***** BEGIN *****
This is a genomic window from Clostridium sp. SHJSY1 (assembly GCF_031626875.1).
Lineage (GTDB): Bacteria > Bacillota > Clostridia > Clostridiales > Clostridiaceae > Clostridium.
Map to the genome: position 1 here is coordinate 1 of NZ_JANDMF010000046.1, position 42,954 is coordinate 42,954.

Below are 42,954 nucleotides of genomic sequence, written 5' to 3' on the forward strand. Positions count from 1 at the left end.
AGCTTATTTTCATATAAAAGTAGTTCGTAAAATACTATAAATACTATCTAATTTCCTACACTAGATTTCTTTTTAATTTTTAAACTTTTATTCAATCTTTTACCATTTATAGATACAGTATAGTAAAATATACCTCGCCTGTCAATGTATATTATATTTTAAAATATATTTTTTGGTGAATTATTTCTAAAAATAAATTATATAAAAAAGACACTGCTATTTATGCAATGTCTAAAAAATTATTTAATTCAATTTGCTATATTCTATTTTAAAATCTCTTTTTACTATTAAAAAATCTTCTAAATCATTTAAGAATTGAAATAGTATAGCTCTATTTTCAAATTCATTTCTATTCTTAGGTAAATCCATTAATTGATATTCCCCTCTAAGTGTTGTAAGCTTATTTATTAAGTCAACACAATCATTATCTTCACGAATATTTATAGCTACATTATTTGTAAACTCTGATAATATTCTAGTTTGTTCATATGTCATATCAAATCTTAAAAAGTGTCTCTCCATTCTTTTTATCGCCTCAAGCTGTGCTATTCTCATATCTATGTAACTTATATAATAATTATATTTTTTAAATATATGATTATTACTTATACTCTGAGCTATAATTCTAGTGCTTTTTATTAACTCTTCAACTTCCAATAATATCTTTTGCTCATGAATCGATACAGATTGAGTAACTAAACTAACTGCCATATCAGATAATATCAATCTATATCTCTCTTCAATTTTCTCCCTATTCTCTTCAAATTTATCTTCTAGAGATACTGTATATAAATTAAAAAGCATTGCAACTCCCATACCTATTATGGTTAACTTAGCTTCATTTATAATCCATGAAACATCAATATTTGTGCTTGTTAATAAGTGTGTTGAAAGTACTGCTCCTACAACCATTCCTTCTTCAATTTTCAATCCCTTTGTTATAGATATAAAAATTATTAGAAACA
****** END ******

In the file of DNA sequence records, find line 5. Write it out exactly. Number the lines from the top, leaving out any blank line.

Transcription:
AGCTTATTTTCATATAAAAGTAGTTCGTAAAATACTATAAATACTATCTAATTTCCTACACTAGATTTCTTTTTAATTTTTAAACTTTTATTCAATCTTTTACCATTTATAGATACAGTATAGTAAAATATACCTCGCCTGTCAATGTATATTATATTTTAAAATATATTTTTTGGTGAATTATTTCTAAAAATAAATTATATAAAAAAGACACTGCTATTTATGCAATGTCTAAAAAATTATTTAATTCAATTTGCTATATTCTATTTTAAAATCTCTTTTTACTATTAAAAAATCTTCTAAATCATTTAAGAATTGAAATAGTATAGCTCTATTTTCAAATTCATTTCTATTCTTAGGTAAATCCATTAATTGATATTCCCCTCTAAGTGTTGTAAGCTTATTTATTAAGTCAACACAATCATTATCTTCACGAATATTTATAGCTACATTATTTGTAAACTCTGATAATATTCTAGTTTGTTCATATGTCATATCAAATCTTAAAAAGTGTCTCTCCATTCTTTTTATCGCCTCAAGCTGTGCTATTCTCATATCTATGTAACTTATATAATAATTATATTTTTTAAATATATGATTATTACTTATACTCTGAGCTATAATTCTAGTGCTTTTTATTAACTCTTCAACTTCCAATAATATCTTTTGCTCATGAATCGATACAGATTGAGTAACTAAACTAACTGCCATATCAGATAATATCAATCTATATCTCTCTTCAATTTTCTCCCTATTCTCTTCAAATTTATCTTCTAGAGATACTGTATATAAATTAAAAAGCATTGCAACTCCCATACCTATTATGGTTAACTTAGCTTCATTTATAATCCATGAAACATCAATATTTGTGCTTGTTAATAAGTGTGTTGAAAGTACTGCTCCTACAACCATTCCTTCTTCAATTTTCAATCCCTTTGTTATAGATATAAAAATTATTAGAAACA